Celebrating the Year of the Rat the Vegan Way

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Millions of people of Chinese descent unite with their friends and family every Lunar New Year to wish each other prosperity and good health. Yet, we pig out, feasting on Chinese delicacies chock full of fat, sugar and rich cuts of meat. We reason that it’s a once-a-year occasion, and we will take our new year resolution of eating clean and exercising regularly seriously this time around.

Obviously, good health isn’t something that happens because your superstitious grand-aunt wished for it. Instead, it is a lifelong commitment one must work towards. Some health nuts have gone so far as to give up eggs, dairy and meat, in hopes of longer life and better well-being.

Veganism has its upsides, according to the scientific community. It has been linked to lower risks of heart disease, certain types of cancer and diabetes. It also promotes weight loss.

Fortunately, many Chinese dishes can be easily modified for vegan and vegetarian diets. Asian cuisine has long been steeped in meatless philosophies. Some schools of Buddhism practice vegetarianism, firmly believing that a life without harming others brings you closer to enlightenment.

If veganism is what you gravitate towards, here are some Chinese vegan recipes, so you can start on the path towards better health this Year of the Rat.

Vegan Yusheng

Raw foodie Dominique Allmon is behind this raw vegan version of this auspicious dish. It replaces raw fish with slices of pomelo or grapefruit. Think of it as an Asian citrus salad, neatly presented on an oversized plate for your guests to make a mess out of. Grab a pair of chopsticks, tuck in, and have fun tossing.


  • 1 daikon radish
  • 2 large carrots
  • 1 beet
  • 1 cucumber
  • 1 pink grapefruit or pomelo
  • 1 hot chilli pepper, thinly sliced
  • ½ cup chopped raw peanuts or macadamia nuts
  • ½ cup Chinese plum sauce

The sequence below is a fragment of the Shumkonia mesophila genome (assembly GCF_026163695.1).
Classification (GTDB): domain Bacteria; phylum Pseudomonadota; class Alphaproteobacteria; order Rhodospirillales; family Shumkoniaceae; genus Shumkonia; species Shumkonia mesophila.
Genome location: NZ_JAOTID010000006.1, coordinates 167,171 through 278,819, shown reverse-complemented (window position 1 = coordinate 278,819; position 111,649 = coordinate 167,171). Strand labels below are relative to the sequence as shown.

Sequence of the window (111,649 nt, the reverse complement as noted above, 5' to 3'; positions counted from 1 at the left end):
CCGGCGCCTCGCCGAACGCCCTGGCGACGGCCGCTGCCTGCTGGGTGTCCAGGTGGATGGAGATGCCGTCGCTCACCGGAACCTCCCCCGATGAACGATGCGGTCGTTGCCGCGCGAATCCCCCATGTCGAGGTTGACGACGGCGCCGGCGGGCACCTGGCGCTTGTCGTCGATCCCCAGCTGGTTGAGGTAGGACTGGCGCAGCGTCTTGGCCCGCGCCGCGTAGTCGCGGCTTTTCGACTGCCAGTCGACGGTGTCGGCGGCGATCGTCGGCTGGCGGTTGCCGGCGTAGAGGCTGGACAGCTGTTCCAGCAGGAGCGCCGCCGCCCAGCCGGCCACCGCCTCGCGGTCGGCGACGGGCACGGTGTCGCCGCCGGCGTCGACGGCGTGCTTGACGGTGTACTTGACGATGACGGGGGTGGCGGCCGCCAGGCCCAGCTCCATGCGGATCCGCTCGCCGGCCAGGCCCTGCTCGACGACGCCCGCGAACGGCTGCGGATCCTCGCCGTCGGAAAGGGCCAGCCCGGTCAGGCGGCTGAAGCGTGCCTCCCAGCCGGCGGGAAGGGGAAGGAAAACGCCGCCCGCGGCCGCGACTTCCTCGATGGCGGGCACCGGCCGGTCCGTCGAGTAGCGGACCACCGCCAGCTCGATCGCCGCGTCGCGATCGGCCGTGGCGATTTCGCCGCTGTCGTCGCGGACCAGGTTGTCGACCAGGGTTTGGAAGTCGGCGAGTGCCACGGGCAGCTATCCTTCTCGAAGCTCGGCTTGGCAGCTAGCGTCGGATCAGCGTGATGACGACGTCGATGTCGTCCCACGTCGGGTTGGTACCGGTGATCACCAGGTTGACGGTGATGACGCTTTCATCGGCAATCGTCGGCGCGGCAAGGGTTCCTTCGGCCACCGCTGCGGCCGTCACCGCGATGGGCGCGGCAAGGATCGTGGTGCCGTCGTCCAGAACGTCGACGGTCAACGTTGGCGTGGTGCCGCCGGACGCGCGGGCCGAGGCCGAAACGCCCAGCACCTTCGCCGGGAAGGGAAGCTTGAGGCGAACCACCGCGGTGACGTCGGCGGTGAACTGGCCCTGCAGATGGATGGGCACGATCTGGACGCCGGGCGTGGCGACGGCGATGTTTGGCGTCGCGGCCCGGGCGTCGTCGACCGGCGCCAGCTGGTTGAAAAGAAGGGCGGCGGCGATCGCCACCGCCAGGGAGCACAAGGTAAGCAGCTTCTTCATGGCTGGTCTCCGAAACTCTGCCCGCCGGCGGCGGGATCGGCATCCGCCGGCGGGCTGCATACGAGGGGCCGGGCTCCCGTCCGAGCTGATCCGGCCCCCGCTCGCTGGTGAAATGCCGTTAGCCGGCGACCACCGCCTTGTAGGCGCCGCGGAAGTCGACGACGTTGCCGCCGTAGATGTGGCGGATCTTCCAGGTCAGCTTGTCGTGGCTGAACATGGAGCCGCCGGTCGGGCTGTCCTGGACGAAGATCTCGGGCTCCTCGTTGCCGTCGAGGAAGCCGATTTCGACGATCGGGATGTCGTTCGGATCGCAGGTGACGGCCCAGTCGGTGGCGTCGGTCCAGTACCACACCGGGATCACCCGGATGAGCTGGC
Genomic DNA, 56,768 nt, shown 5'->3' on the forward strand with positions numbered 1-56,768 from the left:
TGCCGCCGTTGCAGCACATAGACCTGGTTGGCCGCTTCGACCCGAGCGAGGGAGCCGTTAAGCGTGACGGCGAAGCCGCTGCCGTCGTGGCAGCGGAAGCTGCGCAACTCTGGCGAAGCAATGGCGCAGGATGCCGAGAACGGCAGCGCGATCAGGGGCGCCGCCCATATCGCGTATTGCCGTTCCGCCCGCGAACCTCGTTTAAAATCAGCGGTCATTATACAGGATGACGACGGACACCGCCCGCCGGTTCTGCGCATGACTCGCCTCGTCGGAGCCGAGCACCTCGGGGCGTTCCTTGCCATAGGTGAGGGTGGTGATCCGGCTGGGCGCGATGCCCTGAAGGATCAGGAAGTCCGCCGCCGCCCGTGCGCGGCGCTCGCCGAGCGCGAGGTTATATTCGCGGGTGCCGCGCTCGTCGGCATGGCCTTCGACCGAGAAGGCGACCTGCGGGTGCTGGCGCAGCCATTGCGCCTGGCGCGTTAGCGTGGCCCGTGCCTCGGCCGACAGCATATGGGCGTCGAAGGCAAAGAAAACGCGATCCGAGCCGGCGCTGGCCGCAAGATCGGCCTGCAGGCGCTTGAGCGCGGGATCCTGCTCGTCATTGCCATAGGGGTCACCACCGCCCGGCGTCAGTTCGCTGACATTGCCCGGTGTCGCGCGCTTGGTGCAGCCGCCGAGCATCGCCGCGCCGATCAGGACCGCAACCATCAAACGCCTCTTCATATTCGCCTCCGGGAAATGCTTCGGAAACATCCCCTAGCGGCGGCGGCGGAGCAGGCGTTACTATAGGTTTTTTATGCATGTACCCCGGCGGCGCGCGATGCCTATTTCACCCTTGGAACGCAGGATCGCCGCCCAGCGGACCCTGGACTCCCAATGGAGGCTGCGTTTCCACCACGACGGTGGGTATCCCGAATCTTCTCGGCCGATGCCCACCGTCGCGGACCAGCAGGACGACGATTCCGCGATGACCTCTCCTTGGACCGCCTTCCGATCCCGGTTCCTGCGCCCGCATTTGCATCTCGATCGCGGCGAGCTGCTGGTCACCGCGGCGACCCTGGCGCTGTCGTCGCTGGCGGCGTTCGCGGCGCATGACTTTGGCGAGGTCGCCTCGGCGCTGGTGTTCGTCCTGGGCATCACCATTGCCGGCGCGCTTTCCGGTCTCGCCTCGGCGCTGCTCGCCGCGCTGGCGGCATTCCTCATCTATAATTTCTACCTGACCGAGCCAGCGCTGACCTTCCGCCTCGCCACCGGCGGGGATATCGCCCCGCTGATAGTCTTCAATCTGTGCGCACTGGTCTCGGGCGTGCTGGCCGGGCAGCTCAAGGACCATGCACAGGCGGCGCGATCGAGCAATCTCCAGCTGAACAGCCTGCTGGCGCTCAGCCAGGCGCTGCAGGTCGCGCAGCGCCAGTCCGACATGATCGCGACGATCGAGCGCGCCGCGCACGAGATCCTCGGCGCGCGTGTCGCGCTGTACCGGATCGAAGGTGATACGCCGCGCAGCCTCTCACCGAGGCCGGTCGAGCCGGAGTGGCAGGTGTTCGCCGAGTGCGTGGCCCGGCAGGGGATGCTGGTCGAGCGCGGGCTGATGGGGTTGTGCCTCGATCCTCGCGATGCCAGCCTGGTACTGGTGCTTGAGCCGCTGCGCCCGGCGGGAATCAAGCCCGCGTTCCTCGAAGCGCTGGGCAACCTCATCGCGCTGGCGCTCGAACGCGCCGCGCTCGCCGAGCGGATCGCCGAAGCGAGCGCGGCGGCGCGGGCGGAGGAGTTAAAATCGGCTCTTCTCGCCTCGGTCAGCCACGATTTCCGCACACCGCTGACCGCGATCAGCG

1. Wash and peel vegetables. Using a mandoline slicer, shred the veggies into long thin strips.

2. Arrange the vegetables in a large plate (spacious enough for the tossing ceremony) and set aside.

3. Use a sharp knife to supreme the grapefruit or pomelo. You can follow this tutorial to learn how to supreme a citrus fruit.

4. Arrange grapefruit or pomelo slices on the julienne and squeeze out the juice of the leftover fruit into the salad mix.

5. Pour plum sauce into a small bowl and add sliced chilli. Pour peanuts into a separate bowl.

6. Lay the salad bowl, sauce and peanuts on the table. Add sauce and peanuts into the salad bowl. Begin tossing with long chopsticks as high as you can for good luck and prosperity!

Vegan dumplings

Dumplings are loved the world over and are synonymous with Asian cuisine. Here is a simple vegan recipe from The Spruce Eats. It uses tofu, shiitake mushrooms and napa cabbage. You can steam it or pan-fry it. Serve with black vinegar and thinly-sliced ginger.


  • 2 tablespoons olive oil
  • 1 block of tofu, well pressed and crumbled
  • ½ cup shiitake mushrooms, finely diced
  • ½ cup Napa cabbage, finely chopped
  • ½ teaspoon fresh ginger, minced
  • 2 cloves garlic, minced
  • 3 scallions, diced
  • 2 tablespoons soy sauce
  • 1 teaspoon sesame oil
  • Optional: Dash red pepper flakes
  • Optional: 2 tablespoons fresh cilantro (chopped)


1. Heat frying pan and add vegetable oil. Saute tofu, mushrooms, cabbage, ginger and garlic for a few minutes until cooked.

2. Add soy sauce, sesame oil, scallions and red pepper flakes. Stir well and continue cooking for a minute.

3. Remove from heat and let cool. Stir in cilantro.